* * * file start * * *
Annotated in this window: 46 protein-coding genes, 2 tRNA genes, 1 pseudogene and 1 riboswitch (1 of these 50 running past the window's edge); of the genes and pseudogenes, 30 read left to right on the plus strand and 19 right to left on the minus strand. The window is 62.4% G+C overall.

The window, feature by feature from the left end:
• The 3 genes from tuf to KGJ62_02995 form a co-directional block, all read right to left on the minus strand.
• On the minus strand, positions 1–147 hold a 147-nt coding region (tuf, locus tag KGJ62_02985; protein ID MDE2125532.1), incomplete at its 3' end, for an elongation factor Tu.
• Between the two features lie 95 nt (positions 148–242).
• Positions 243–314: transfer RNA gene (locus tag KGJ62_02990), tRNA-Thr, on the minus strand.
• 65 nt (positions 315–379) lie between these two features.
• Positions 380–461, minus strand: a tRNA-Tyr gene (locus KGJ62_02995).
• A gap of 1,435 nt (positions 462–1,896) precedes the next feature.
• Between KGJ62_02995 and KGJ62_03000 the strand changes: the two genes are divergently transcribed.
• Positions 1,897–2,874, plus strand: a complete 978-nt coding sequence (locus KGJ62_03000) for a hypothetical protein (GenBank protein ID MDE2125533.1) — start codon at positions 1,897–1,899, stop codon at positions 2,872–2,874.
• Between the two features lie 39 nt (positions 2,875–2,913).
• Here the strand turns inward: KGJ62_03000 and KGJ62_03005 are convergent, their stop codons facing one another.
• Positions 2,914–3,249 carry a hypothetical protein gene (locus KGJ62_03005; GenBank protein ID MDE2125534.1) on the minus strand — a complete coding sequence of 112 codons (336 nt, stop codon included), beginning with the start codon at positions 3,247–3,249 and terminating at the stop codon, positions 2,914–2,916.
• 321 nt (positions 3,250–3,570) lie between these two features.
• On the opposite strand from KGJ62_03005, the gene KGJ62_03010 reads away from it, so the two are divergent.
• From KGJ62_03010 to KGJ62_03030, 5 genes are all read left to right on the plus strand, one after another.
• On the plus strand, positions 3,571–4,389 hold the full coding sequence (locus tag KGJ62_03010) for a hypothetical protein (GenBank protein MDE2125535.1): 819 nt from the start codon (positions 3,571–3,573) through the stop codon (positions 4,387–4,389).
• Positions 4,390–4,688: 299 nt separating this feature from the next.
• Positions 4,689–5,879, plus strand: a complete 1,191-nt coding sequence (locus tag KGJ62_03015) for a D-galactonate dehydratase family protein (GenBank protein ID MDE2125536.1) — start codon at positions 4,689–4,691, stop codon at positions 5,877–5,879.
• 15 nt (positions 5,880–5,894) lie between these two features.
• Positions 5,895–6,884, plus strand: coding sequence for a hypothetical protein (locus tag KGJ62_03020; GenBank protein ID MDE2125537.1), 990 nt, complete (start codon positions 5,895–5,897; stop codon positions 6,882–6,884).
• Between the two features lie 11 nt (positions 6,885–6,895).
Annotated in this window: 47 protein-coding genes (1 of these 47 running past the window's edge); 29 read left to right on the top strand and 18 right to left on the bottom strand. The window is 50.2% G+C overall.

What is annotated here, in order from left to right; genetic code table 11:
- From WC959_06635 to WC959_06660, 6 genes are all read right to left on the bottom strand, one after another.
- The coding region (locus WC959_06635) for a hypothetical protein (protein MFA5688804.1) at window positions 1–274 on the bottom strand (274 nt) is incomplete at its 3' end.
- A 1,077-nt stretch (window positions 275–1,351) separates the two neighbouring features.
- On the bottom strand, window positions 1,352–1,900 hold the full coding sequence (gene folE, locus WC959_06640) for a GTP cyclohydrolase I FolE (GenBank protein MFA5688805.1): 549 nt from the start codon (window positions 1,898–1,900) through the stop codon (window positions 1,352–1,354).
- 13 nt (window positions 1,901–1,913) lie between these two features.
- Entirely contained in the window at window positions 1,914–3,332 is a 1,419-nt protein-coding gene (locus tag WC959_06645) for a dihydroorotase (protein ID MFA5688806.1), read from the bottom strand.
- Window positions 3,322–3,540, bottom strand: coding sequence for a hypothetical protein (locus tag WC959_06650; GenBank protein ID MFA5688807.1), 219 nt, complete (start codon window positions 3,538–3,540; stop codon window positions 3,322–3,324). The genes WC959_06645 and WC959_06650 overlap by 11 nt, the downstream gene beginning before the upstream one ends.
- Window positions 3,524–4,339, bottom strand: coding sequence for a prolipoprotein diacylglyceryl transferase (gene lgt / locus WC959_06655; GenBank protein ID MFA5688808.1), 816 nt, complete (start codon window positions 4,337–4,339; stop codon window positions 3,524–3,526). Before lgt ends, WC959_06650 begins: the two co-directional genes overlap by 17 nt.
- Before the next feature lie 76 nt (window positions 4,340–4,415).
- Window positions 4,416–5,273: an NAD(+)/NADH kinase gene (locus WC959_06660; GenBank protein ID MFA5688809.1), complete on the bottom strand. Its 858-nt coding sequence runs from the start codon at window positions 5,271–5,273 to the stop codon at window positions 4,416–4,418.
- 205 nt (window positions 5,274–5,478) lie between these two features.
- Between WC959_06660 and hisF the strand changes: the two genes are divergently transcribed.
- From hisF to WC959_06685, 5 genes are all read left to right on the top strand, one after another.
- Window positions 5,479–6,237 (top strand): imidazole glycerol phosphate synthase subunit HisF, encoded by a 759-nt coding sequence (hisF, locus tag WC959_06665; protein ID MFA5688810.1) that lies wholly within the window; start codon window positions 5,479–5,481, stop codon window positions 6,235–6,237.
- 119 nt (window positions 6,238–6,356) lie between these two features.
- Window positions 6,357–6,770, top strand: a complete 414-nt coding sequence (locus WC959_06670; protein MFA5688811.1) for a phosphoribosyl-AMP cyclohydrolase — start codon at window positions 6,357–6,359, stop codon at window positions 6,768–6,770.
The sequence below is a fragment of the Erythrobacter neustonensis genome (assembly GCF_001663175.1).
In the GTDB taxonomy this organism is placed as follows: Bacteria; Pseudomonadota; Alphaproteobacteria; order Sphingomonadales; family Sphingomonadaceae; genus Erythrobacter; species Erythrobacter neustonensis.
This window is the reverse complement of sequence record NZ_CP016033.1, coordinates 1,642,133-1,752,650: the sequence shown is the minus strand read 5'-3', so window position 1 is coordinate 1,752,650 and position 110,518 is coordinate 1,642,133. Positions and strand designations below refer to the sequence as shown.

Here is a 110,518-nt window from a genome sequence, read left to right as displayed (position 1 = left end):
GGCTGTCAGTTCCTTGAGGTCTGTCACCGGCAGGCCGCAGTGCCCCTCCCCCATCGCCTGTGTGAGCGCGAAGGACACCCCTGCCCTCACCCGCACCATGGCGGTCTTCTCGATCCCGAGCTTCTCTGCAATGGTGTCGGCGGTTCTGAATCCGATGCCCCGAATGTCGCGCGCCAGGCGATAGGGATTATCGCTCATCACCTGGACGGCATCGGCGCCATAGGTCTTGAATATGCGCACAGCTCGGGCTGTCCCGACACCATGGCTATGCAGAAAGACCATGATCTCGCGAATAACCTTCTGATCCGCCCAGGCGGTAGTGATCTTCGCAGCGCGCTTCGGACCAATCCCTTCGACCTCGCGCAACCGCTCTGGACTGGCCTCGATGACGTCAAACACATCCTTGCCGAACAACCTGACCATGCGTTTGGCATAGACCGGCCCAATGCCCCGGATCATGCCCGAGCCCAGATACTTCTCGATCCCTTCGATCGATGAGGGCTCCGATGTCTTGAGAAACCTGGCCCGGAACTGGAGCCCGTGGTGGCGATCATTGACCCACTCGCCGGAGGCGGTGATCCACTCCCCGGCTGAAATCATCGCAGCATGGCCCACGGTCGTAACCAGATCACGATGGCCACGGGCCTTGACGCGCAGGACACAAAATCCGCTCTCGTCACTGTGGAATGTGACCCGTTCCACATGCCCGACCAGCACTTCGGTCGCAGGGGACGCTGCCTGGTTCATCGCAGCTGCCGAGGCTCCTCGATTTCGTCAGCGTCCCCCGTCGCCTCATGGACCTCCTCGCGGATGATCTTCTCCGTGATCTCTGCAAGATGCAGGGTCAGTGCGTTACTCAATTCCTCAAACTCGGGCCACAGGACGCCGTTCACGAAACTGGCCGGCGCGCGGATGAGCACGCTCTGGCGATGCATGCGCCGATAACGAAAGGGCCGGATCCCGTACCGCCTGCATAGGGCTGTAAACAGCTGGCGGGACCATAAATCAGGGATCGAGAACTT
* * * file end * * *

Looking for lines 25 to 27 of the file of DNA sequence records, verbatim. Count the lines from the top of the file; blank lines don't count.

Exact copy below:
What is annotated here, in order from left to right; genetic code table 11:
- From WC959_06635 to WC959_06660, 6 genes are all read right to left on the bottom strand, one after another.
- The coding region (locus WC959_06635) for a hypothetical protein (protein MFA5688804.1) at window positions 1–274 on the bottom strand (274 nt) is incomplete at its 3' end.